Efficiency! What makes it less than 100%?

  • Thread starter iRamie
  • Start date
  • #1
19
1

Homework Statement


List a couple factors that make efficiency less than 100%.


Homework Equations


Efficiency = Eout / Ein
Eout = mgh
Ein = Work = FD


The Attempt at a Solution



IDK :\
 

Answers and Replies

  • #2
525
16
A better way to look at efficiency is (useful output energy)/(input energy). A tank of gasoline has a certain amount of stored energy, however your car's motor produces a lot more than forward motion. All of that energy in the gasoline goes somewhere, but only a certain part goes to moving your car forward. For example, your engine gets very hot as it runs: Where does the energy for this heat come from? If all you want is forward motion, how is the production of this heat going to affect the amount of useful energy you get out of a tank of gasoline? (in this case useful energy is used for forward motion of the car)

Essentially, I understand the question to be: what sort of things 'waste' energy in a system? What sort of things decrease the amount of useful energy you get?
 
  • #3
19
1
No like i mean, in a situation where there is an inclined plane (RAMP). And you are pushing an object up there.
In that situation what makes it less than 100%
 
  • #4
283
0

Homework Statement


List a couple factors that make efficiency less than 100%.


Homework Equations


Efficiency = Eout / Ein
Eout = mgh
Ein = Work = FD


The Attempt at a Solution



IDK :\

With this definition of efficiency it will be less than 1 if the object starts at some speed V0 and ends at some speed V1 with V0<V1.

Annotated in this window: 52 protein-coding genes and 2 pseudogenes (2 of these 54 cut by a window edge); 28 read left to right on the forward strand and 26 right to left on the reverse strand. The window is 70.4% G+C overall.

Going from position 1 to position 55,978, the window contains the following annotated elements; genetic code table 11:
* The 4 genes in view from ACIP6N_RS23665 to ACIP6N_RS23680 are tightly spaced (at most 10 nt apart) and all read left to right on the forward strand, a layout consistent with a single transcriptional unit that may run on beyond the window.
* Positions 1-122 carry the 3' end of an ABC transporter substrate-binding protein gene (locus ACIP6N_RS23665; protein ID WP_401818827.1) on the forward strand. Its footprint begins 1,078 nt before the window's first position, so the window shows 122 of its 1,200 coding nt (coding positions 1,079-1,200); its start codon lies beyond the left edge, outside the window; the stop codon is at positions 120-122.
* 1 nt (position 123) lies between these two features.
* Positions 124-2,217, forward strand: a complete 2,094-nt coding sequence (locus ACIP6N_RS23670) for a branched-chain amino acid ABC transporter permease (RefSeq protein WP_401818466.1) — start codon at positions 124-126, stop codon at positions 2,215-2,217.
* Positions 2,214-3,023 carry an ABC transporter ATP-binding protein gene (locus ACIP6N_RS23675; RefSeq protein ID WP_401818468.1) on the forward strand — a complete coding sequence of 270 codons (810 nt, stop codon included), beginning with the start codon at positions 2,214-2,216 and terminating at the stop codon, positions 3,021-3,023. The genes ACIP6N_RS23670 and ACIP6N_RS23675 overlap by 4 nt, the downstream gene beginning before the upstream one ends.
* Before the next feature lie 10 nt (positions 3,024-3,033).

This is because

[tex] W = \Delta K.E. + \Delta G.P.E. [/tex]

if the change in kinetic energy is positive, then

[tex] W > mgh [/tex]

and

[tex] \frac{mgh}{W} < 1 [/tex]

But i'm not sure that this definition for efficiency really makes sense.
 
  • #5
19
1
Im in grade 11 btw so its introductory mechanics lol

We have a lab in which there is a ramp with one end on the floor and the other end is on top of a few textbooks. Therefore, it has a slope, and an object is lifted using the ramp and the force is measured using a newton scale.
So in this case, what makes it less than 100%.
Assume the object is moving at constant velocity.
 
  • #6
283
0
Or you can take the advice of thegreenlaser, and say that friction will cause efficiency to be less than 100%. Friction is a much simpler and better answer in my opinion.
 
  • #7
19
1
Okay so can i say Friction will cause more applied force as a result it causes less efficiency.
Is there anything else? Because it asks for 2 Major Factors.
 
  • #8
283
0
Okay so can i say Friction will cause more applied force as a result it causes less efficiency.
Is there anything else? Because it asks for 2 Major Factors.

Perhaps air resistance. What do you think?
 
  • #9
525
16
I wasn't actually answering your question, I was trying to help you answer your question.

In the case of an inclined ramp, you're pushing/pulling, but not all that energy goes into moving the object. I think they just want you to list off possibilities for where that energy goes, though I'm pretty sure they want you to think about it, and not just copy down what someone tells you, which is why I'm not just giving you a list of things.

So, think about it. Why is it that it's harder to pull an object along carpet than it is to pull it on ice? Where does that energy go? That sort of energy loss is exactly why you can't get 100% efficiency. As far as what form this 'waste energy' takes, think about what happens when you rub your hands together really fast: what sort of energy is created? That sort of energy is one example of "waste" energy that keeps a machine from being 100% efficient.
 

Related Threads on Efficiency! What makes it less than 100%?

  • Last Post
Replies
5
Views
2K
Replies
8
Views
3K
  • Last Post
Replies
3
Views
2K
Replies
0
Views
1K
Replies
1
Views
531
  • Last Post
Replies
6
Views
2K
Replies
6
Views
1K
Replies
2
Views
16K
Replies
3
Views
2K
Top